Start of heat 1
The second round, I was feeling good. I would have to turn the speed up very high to beat 0x27, and I wasn’t ready to do that yet. So, instead I cranked it up to 40% (1700 us) which is still pretty fast. I changed nothing else, including the waypoints. I lined it up, and it took off. As it rounded the first turn and headed to the hoop, I could tell something was a little off. It was a tad to the right and headed very close to a barrel. As it went by, the front right tire nicked the barrel, breaking the steering linkage. My initial reaction was that the run was over, and I was about to hit the kill switch. I let it go, though, just out of curiosity. The bump had steered the car a bit to the left, and it went directly through the hoop. As it continued to the second turn I had a glimmer of hope that it may somehow still be able to steer. All the turns were right-hand, which favored the left (and unbroken) wheel. As it shakily rounded the turn I started to smile. It rounded the third turn a bit off course, but close enough to keep going. With dead reckoning, any small course errors near the beginning can mean total failure the further you go. It headed down the straightaway, going wide left, and nearing the boundary poles. It stayed in, though and headed around the final turn. By this point it was far ahead of me, and I didn’t get to see it go for the finish line. I counted off a few seconds, trying to estimate when it would cross the finish line, then hit the kill switch. I could tell from the announcements and applause that it must have made it! I jogged around the corner to see it lying about ten feet past the finish line, one wheel folded up. This point hadn’t gone unnoticed, by the announcer, who was graciously pointing it out to the crowd. As my time came back, I had even more reason to smile. It had completed the course, with a broken steering linkage, in 9.4 seconds (including bonus). I was now only 5 seconds outside of first!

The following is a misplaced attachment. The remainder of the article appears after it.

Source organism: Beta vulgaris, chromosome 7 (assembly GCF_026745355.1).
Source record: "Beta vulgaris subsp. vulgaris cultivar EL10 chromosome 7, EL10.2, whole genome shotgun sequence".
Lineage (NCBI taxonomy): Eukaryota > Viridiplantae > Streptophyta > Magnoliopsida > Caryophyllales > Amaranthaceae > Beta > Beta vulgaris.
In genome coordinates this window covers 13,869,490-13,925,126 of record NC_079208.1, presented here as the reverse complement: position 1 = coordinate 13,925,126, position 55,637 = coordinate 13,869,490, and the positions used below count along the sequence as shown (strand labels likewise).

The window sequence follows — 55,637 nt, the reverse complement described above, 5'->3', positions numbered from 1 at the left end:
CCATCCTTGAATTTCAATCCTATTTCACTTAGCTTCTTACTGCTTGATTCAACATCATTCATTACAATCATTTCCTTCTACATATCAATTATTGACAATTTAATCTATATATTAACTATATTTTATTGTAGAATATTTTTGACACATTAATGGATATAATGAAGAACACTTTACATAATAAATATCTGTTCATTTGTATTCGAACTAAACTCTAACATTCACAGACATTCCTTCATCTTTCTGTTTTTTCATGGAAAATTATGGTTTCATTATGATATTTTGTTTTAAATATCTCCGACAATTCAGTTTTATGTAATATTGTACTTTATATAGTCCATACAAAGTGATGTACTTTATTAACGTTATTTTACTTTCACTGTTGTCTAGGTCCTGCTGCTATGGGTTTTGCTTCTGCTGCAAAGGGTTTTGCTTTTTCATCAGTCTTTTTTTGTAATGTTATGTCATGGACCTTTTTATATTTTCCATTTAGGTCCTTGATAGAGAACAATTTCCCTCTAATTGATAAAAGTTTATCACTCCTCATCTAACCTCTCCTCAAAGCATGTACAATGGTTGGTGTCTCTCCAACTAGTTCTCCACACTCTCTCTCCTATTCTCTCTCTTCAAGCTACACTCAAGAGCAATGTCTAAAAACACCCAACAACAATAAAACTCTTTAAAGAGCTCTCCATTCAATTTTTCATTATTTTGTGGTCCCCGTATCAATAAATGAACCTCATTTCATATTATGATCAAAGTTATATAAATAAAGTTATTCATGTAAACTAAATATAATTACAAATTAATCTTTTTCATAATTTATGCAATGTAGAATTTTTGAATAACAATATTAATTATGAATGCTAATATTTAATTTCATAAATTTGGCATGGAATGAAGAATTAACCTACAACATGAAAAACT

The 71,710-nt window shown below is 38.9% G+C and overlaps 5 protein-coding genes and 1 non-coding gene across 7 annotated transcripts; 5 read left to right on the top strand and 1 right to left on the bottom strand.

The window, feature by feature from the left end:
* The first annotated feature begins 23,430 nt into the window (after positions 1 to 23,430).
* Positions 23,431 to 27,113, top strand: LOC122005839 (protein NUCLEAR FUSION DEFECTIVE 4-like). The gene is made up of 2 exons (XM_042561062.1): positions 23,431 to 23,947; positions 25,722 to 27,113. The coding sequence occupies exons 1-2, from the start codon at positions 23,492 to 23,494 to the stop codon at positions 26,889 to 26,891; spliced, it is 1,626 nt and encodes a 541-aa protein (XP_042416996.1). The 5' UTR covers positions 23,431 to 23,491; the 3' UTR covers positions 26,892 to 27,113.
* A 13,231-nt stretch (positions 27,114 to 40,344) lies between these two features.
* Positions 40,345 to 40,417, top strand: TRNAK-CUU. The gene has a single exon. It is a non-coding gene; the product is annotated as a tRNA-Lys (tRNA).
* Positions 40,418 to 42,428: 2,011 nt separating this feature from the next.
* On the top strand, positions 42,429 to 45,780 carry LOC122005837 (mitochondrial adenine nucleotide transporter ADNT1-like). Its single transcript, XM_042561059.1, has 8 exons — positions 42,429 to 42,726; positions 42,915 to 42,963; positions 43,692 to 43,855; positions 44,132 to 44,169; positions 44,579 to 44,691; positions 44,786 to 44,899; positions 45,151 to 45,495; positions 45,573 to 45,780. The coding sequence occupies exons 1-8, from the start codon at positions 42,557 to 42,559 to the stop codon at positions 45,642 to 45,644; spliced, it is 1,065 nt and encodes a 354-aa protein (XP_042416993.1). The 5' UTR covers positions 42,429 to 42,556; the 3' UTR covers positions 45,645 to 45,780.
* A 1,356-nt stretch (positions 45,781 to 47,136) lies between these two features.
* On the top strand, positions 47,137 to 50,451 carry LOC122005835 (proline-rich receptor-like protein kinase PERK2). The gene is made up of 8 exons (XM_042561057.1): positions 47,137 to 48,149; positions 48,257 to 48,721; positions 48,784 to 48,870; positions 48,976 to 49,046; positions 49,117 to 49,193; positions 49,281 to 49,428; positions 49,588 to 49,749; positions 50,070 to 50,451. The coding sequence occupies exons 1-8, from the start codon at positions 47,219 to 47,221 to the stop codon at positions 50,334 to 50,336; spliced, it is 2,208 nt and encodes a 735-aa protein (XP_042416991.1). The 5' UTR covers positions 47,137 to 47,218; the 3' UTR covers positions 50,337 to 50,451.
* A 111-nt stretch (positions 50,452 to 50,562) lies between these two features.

Stepping it up
Now my attention was turned to fixing the steering. I didn't have a replacement for the part that had broken, but only the mounting hole had broken. Fortunately, there were other mounting holes available, so the fix was quick. Now, I waited for Team 0x27. I need to see just how fast I might have to go in the final round. As it turns out, they bested their previous time, and were now at 2 seconds. So, this meant that it was time to pull out all the stops. Go for broke. I felt my second place was pretty secure (only to find out later that it wasn’t). My car, with its Velineon brushless motor and lipo battery is capable of some insanely fast speeds. So I decided to crank it up to 100% throttle. I had never tested it at anything close to this speed. If it made it around without crashing, it would probably be well under 30 seconds--remember, it had just done 40 seconds (unadjusted) at 40% throttle and a broken wheel. So, I made the changes, and decided to do a bit of testing.
As no testing is allowed on the course, I went to a neighboring parking lot to test it. There wasn’t as much space there, but I really wanted to see how it would do in a straight line, and around a single turn. I pointed the car straight down a corridor, and let her rip. It took off like a banshee, the slipper clutch screaming wildly to keep the front wheels on the ground. Instantly, it veers at about a 20 degree angle (doh my first waypoint was at an angle!) It’s screaming along, headed perpendicular to a curb, and still picking up speed. I panick, fumbling for the kill switch, but it’s too late. The car slams into the curb with such force that the entire steering assembly is severed. I see the main chassis fly in one direction, and the steering assembly in another. I know immediately that my day is over. I’m happy that I did well for two rounds, but frustrated at my stupidity. This is exactly why I never tested it at these speeds. Failures are catastrophic.